A Perfect Blog Post
I’m back from vacation (and thanks to the several of you who wrote kind notes encouraging me to come back!), so I want to aim high. Here it is, then, faithful readers: the perfect blog post.
Indeed, it’s not just perfect. It’s great, awesome, and more.
At least, it is by the standards of our current vocabulary.
Rich Mouw, president of Fuller Seminary, posted recently about how servers in restaurants all seem to greet his orders now with the same response: “No problem.” I get that a lot, too, as I’m sure you do. But I’ve noticed a different trend.
Servers used to say, “Very good, sir.” Well, not to me, but they did at clubs and restaurants I see in old movies.
Enthusiastic servers in my own, more downscale, experience used to respond to my order with “Great!” And that always made me feel good, especially if I had been struggling over whether to go with the fried cheese sticks or the spinach dip.
A few years later, however, my ordering had improved so that servers were pronouncing it “awesome.” That emboldened me to devote even more attention to the craft of ordering well.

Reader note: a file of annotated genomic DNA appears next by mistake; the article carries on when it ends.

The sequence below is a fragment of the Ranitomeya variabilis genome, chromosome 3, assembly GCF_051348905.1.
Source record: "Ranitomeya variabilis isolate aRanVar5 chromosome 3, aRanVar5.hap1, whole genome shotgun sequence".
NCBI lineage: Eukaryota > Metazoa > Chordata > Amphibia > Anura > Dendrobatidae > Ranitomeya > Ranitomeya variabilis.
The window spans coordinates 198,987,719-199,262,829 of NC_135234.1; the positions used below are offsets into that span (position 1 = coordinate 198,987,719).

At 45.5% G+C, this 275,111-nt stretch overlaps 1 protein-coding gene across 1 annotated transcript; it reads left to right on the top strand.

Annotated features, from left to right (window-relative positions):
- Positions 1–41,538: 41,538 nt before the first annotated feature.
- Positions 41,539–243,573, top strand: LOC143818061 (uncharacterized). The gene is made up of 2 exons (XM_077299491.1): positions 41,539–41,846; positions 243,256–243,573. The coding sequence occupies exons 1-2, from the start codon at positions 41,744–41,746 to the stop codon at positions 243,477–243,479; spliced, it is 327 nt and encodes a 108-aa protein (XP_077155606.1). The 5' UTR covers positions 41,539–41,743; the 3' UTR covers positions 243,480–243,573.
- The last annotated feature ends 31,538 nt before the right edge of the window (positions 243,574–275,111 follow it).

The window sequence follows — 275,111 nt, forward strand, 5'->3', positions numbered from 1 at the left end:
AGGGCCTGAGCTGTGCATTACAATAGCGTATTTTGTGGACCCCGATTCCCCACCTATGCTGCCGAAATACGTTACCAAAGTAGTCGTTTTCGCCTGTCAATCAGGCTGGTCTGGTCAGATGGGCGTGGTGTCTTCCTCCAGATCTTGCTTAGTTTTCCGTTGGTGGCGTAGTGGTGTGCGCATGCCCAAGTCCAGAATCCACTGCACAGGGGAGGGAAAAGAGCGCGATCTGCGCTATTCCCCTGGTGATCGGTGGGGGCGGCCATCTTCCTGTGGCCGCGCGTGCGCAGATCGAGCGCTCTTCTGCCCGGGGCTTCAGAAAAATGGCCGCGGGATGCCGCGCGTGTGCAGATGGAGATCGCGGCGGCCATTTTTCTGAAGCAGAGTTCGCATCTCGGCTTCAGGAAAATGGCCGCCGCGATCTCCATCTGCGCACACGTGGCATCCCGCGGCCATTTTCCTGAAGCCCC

In the last few years, I rejoice to report, my ordering prowess has elicted spontaneous cries of “Perfect!” from many serving staff.
I now aspire to that special moment when I specify an appetizer, main course, beverage, and dessert, and my waiter or waitress drops his or her pad and pen to the floor, exclaiming, “Pluperfect, sir!”
Such devaluing of language does have its theological and ecclesiastical implications, of course, as all linguistic changes do. With all these cheapened expressions suffusing the verbal economy, it makes it pretty hard for songwriters, or liturgists, or pray-ers, or preachers to speak properly of God and of divine things. There’s not much linguistic headroom when “awesome” and “perfect” are applied to dinner orders, is there? It’s Gresham’s Law for adjectives.
It’s time, then, to reach for the thesaurus for the Big Things. And it’s high time to watch our language for everything else, being careful not the “spend” the great words for the merely good.
There, now: that’s the greatest, most awesome advice in the whole world.
And–oh, no, no, no–don’t thank me! It was (sorry about this) no problem.